The Definitive Guide to Living in the Capital , Cairo , Egypt

Arabesque

Arabesque: Downtown Retro Fetar

reviewed by
Clarissa Pharr
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Arabesque: Downtown Retro Fetar

Arabesque restaurant on Kasr El Nil street is decorated in a
celebration of retro-chic deco design, from the patchwork silk pillows lining
low, satin couches to mismatched pottery dishware. Gentle, gold-hued lighting
ensures that the retro-heavy look is a little more chic than shabby. The
restaurant’s bright walls, orange ceiling canopies and gaudy plastic fawanees chandeliers
(replacing their trademark Stella bottle chandeliers) lend a trendy rather than
cheap atmosphere.

Arriving for fetar on a weekday afternoon,
we were struck by how different the space feels when nearly deserted. On most
evenings, the walls strain to accommodate its boisterous clientele, but at the time of our visit, the few occupied tables were tucked away by the mashrabeya-screen windows.
Surprised to find the normally packed restaurant empty save for a few families,
we soon decided that the crowds were missing out. For the month of Ramadan,
Arabesque offers a set fetar menu for just 85LE, a considerably moderate price
when compared to most other Ramadan set menus.

A few minutes after wait staff seated us in
a comfortable corner; bowls of lessan asfour soup were whisked to our table,
along with servings of green salad, tehina, hot vine leaves and shami bread.

The soup was a flavourful broth with orzo;
simple yet comforting when garnished with the accompanying lime. Early on, we realised
that we had committed to a meal of overwhelming proportions, yet one so tasty
that we couldn’t resist attempting to finish everything in sight.

The salad dressing was a pleasant balance
of citrus and olive oil, although the diced lettuce, tomato and onion
composition soon turned soggy. The vine leaves were petite, acceptably textured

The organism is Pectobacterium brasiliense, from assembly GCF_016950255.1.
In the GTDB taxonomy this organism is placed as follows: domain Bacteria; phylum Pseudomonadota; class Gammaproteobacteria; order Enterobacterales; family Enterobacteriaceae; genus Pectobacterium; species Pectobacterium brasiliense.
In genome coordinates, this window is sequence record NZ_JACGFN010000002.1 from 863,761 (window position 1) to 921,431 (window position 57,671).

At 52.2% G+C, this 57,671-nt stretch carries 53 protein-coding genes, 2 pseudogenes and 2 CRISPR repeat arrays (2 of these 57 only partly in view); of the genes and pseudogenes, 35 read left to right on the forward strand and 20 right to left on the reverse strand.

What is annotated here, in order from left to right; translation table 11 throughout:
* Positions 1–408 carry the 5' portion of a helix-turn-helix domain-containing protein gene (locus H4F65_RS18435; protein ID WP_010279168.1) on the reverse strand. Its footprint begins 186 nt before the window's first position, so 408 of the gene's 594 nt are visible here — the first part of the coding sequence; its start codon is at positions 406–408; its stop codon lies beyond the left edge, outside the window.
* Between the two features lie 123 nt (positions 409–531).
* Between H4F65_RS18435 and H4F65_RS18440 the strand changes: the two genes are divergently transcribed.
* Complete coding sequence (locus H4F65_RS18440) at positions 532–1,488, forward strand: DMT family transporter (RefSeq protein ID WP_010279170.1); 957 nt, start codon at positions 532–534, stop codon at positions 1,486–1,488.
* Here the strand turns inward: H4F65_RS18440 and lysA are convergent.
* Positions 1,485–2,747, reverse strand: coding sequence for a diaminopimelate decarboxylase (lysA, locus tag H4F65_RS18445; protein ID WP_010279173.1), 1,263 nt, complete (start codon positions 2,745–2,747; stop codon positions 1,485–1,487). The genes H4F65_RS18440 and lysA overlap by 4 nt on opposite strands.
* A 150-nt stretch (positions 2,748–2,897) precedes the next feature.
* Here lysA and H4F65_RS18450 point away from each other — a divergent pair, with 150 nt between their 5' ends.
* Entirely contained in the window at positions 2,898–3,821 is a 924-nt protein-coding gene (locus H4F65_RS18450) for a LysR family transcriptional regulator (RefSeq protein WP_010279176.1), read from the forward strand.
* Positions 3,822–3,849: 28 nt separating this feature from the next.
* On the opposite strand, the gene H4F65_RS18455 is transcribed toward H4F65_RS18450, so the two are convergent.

with robust spicy flavour and nicely balanced by fresh mint and yoghurt. The tehina’s tart, concentrated flavour
arrived in generous portions that ensured it lasted as an accompaniment for the
main dishes to come.

Our main course of molokheya with fried chicken
was neatly presented: a boneless chicken thigh nestled near a mound of white
steamed grains. The rich well-flavoured stew struck a balance with chilli and
onion garnishes.

The mixed grill was opulent; a substantial
section of liver, cubes of tender beef skewer, lean marinated chicken and
stacks of kofta were arranged on a platter. The medley was accompanied by a
mountain of aromatic red rice with heavy notes of cumin and currents.

Arabesque’s kitchen deserves some serious
credit for serving a meal where nearly everything was a hit– besides the
slightly soggy salad and some overly salty kofta – which is rarely seen in
fetar-serving restaurants. At one point we had to go fetch our waiter
ourselves; and when our kharoub was so fermented that it tasted nearly
alcoholic; the earnest waiter tried to convince us that it was fresh, but
eventually replaced it with much sweeter karkadeh. Still, the meal still left
us duly impressed. In attempt to sample it all, we couldn’t clear a single
plate; but it wasn’t for lack of trying.

Leaving our company in an ever-deepening
stupor, the meal drew to a close with tea, served in a rickety, glazed metal
teapot, and small plates of konafa, basbousa and zalabya, which we sat through
out of obligation– but our hearts had already been won over by the main courses.

360 Tip

Arabesque also serves a set sohour menu for 100LE that features yogurt, boiled eggs, foul, falafel, salad and kobebah. The restaurant is also open daily for afternoon lunch.

Best Bit

Arabesque proves that it can do more than spin a lively tune on the dance floor. The basic cooking produced wonders that we would expect to find in a home kitchen.

Worst Bit

Service was a little sluggish between courses.

Map Data
Map data ©2016
Map DataMap data ©2016
Map data ©2016

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